July 28, 2023


The Death of Conservatism Is Greatly Exaggerated (CHRISTINE ROSEN, JULY 24, 2023, Religion & Liberty)

Citing Marx, Askonas claims that "a technological society can have no traditions."

Elaborating on this claim, Askonas argues that "modernity liquidates traditions for the same reason that a firm might liquidate an underperforming factory: to improve the allocation and return of capital." This is an intentionally limited definition of tradition, one that purports to measure the usefulness of tradition as akin to a commodity that should be replaced when it becomes inefficient. Askonas also blames conservatism for too readily acquiescing to technological change. Using the example of the introduction of cheap agricultural fertilizers and the many unintended consequences its use had for the practice and culture of farming, Askonas claims this demonstrates "how extensive the social impact of a single technology can be, and how little the conservative defense of tradition offers in response to this sort of change." For good measure, he throws in the charge that conservatives also lost the culture war, not because their ideas were wrong, but because of "the Pill and the two-income trap."

None of this is new. In the 1950s in The Conservative Mind, Russell Kirk acknowledged, "For a century and a half, conservatives have yielded ground in a manner which, except for occasionally successful rear-guard actions, must be described as a rout." Like Askonas, Kirk identified how, throughout the modern world, "things are in the saddle," including "industrialism, centralization, secularism, and the leveling impulse," and he indicted conservative thinkers for lacking "perspicacity sufficient to meet the conundrums of modern times." A similar lament emerged in the work of mid-20th-century sociologists such as Robert Nisbet, who noted in The Quest for Community, "Surely the outstanding characteristic of contemporary thought on man and society is the preoccupation with personal alienation and cultural disintegration."

And while Askonas enjoys citing Karl Marx, his argument is far more indebted to French sociologist Jacques Ellul, whose 1954 book The Technological Society examined in detail the erosion of moral and social values wrought by technological change. Another significant influence is Neil Postman, whose Technopoly was subtitled "the surrender of culture to technology." There are many, many more--including, it must be said, Theodore Kaczynski, the Unabomber, whose manifesto included a special shoutout attacking conservatives that sounds quite similar to Askonas': "The conservatives are fools," Kaczynski wrote. "Apparently it never occurs to them that you can't make rapid, drastic changes in the technology and the economy of a society without causing rapid changes in all other aspects of the society as well, and that such rapid changes inevitably break down traditional values."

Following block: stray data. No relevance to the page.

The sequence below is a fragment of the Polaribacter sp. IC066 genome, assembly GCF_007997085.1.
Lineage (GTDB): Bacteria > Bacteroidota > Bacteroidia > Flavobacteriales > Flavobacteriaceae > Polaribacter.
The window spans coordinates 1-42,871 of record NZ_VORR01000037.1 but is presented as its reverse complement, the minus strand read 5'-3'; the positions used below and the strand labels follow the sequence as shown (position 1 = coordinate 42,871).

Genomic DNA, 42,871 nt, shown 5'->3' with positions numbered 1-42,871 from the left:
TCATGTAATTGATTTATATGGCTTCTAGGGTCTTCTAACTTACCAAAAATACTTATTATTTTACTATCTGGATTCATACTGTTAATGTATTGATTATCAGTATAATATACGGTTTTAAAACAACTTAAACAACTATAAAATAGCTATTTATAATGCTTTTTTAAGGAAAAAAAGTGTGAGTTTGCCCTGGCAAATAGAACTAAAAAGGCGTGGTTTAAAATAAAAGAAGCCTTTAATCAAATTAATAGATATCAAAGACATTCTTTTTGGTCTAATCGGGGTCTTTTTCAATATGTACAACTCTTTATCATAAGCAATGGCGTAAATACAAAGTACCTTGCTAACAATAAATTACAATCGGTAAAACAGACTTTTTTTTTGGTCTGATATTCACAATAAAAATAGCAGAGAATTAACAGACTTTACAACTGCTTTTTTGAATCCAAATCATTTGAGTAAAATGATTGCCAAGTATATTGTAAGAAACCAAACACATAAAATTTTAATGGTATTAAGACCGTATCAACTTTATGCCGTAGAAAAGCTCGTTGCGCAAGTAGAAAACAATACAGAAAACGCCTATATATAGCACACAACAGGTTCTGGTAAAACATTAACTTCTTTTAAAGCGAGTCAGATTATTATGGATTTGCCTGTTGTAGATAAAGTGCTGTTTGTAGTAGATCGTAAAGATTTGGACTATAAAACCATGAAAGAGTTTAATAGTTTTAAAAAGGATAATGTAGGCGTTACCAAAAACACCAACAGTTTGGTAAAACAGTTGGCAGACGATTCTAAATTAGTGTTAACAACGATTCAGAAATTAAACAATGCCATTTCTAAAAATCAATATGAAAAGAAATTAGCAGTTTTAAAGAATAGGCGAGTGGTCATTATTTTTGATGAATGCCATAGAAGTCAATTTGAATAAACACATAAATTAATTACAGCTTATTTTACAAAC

In other words, there is a rich (dare I call it) tradition of critical assessments of technology's impact and unintended consequences, both from within and outside the conservative intellectual world, which Askonas surely knows but does not make mention of in his essay, perhaps because in those works tradition is treated as the complicated and nuanced thing it is, rather than the one-dimensional straw man Askonas needs us to accept so that his obituary for conservatism will make sense.

MAGA, appropriatety,  approaches this from the Marxist lens, but it's a story as old as Cain and Abel, where God rejects the technologist

Posted by at July 28, 2023 6:56 AM